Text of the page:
Ian Leggatt will be the only Canadian at this invitational event by virtue of his victory at the Tucson Open on the day when Weir was in Salt Lake City cheering on the Canadian Hockey Team to Gold.
Leggatt finished the year in 47th place on the PGA Money Leaders list, well ahead of Weir who finished in 78th place with $844,154 in official earnings. Weir had no victories during the year, while Leggatt had the one.
Nevertheless, Weir still holds down 47th place on the World Golf Rankings, well ahead of Leggatts 140th place.
But Weir has been sinking more rankings than birdies in the past year. He started the year in 12th place and sank steadily down all year.
Weir will have to return to his winning 2001 form quickly to climb back up the ladder as the deck is stacked against those lower on the world rankings - they dont get the invitations to the limited events and so cant earn the extra dollars to move up.
In fact, Weir owes much of last years money total to invitational events, some of which he will not be eligible for this coming year. Weir won more than 40% of his total earnings at invitational or limited access events last year.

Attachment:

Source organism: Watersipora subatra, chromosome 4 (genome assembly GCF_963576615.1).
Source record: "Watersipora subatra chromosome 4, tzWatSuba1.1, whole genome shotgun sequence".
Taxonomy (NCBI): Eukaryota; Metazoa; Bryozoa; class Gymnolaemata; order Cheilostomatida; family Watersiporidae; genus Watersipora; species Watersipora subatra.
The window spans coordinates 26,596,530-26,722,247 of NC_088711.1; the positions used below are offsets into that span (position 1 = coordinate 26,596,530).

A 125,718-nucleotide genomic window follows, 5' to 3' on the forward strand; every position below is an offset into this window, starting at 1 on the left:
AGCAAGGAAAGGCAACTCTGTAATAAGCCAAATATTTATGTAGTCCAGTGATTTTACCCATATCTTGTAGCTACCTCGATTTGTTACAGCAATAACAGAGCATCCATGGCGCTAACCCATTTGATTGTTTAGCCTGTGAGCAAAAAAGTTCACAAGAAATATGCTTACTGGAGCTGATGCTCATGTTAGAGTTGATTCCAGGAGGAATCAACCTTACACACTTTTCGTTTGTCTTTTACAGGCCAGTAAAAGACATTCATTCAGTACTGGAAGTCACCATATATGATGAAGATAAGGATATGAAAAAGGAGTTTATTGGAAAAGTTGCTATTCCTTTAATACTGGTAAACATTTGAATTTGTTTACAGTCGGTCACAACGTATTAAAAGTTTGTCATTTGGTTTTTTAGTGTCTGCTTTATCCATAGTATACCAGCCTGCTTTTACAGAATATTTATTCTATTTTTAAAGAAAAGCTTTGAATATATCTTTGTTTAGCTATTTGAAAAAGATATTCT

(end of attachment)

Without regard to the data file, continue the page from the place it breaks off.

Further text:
In 2002, Weirs stroke average increased for the first time since his breakout season of 1999 when he won the Air Canada Championship in Vancouver. He averaged 70.06 strokes per round in 2001 and went up almost three-quarters of a stroke a round in 2002 to 70.79. With a win and two seconds, 2001 was clearly his banner year. Last year, he didnt even have a top ten finish.
Even through 2002 was an off year, Weir can still bounce back. But the way the Tour is set up, he really has to do it this year or it becomes more and more difficult. Or he can get lucky with a win.
Lets hope Mike Weir can return to the competitive form that established him as Canadas best golfer. Based on a cangolf.com on-line survey at the end of last year, our readers voted decisively for Ian Leggatt as Canadas top pro in 2002. Have we already seen a passing of the torch?